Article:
Irwin Labelle is living the simple life well.
"I'm happy every day," Mr. Labelle, 84, said. "I can't remember stress in my life."
Enjoying their Thursday ritual of watching crowds at the Market Square farmers market, Mr. Labelle and his 80-year-old wife, Martha, bear out the findings of a new study by Carnegie Mellon researchers showing that stress decreases as we age.
The study, published in this month's issue of "The Journal of Applied Social Psychology," looked at three national polls of stress levels during the last quarter century. In each poll, the level of perceived stress drops for each decade respondents get older.
"As you get older, you report less stress," said Sheldon Cohen, a co-author of the study and a psychology professor at CMU. "It is the oldest people in the sample who are reporting the least stress and that's consistent across the three studies."
The polls for the study using the "perceived stress scale" developed by Mr. Cohen were conducted in 1983, 2006 and 2009. On that scale, respondents in 2006 who were younger than 25 had a mean score of 18.64. That score dropped to 15.20 for people aged 45 to 54 and fell further to 10.80 for those 65 and older.
For Mrs. Labelle, it makes sense. She still feels some stress -- over her grandchildren, for example -- but it's not the same as when she had her own kids in the house, and she felt stressed every time a child was late coming off the school bus. "It affects you differently," she said.
One possible explanation, Mr. Cohen said in the study, is that "as we grow older, we both interpret events as less stressful and develop better coping strategies." That idea fits with previously published research that found that as people age, they focus more on enjoying the positive aspects of life and dwell less on the negative aspects.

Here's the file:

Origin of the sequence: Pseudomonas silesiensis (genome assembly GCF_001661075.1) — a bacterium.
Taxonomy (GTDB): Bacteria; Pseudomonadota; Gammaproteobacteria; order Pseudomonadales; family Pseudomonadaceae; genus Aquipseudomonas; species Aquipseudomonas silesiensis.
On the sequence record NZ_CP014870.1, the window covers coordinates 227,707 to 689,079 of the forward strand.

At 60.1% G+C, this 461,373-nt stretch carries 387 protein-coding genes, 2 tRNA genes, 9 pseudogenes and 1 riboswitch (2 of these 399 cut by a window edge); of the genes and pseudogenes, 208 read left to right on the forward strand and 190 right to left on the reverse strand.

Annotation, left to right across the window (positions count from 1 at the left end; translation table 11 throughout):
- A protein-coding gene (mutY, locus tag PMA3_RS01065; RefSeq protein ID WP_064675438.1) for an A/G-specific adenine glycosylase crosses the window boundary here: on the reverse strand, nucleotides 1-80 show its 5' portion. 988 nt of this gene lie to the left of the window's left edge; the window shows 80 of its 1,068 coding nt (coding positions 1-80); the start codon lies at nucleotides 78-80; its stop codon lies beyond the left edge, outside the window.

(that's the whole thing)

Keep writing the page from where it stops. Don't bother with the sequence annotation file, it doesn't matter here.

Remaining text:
In Mr. Labelle's 84 years of experience, most stress in life comes from money troubles. In his career, he worked as a salesman, a businessman and a city firefighter, while Mrs. Labelle worked as a secretary.
Now, the Labelles live on a fixed income in a Downtown apartment.
"We don't make a lot of money, but we don't need a lot," Mr. Labelle said. "We live on a fixed income. It's not stressful."
Mr. and Mrs. Labelle come to the farmers market every Thursday, but they rarely buy anything. The pints of strawberries there are "beautiful," but they're also $5 or $6. Mrs. Labelle said she gets hers on sale at Giant Eagle for half that.
Mr. Cohen's research also tied money to stress. In a "graded relationship" similar to age, stress decreases as income increases.
In addition, in all three polls compared, women had significantly higher stress levels than men. Previous research has shown women experience (or at least perceive to experience) a higher number of stressful life events and have a harder time coping with those events than men.
The most surprising finding in the study, Mr. Cohen said, was the increase between 2006 and 2009 in the stress levels of white, college-educated, middle-aged men. That increase was more than double the increase in any other category -- a figure that Mr. Cohen attributes to the economic downturn in 2008 that raised the unemployment rate and eviscerated retirement savings accounts.
"They had the most to lose in terms of the effects on the market," Mr. Cohen said. "When we thought about it, it made a lot of sense."
The study also showed an increase in stress since 1983, but those figures can't be compared scientifically, Mr. Cohen said, because the first poll was done by phone and the latter two were done online.
Anya Sostek: firstname.lastname@example.org or 412-263-1308.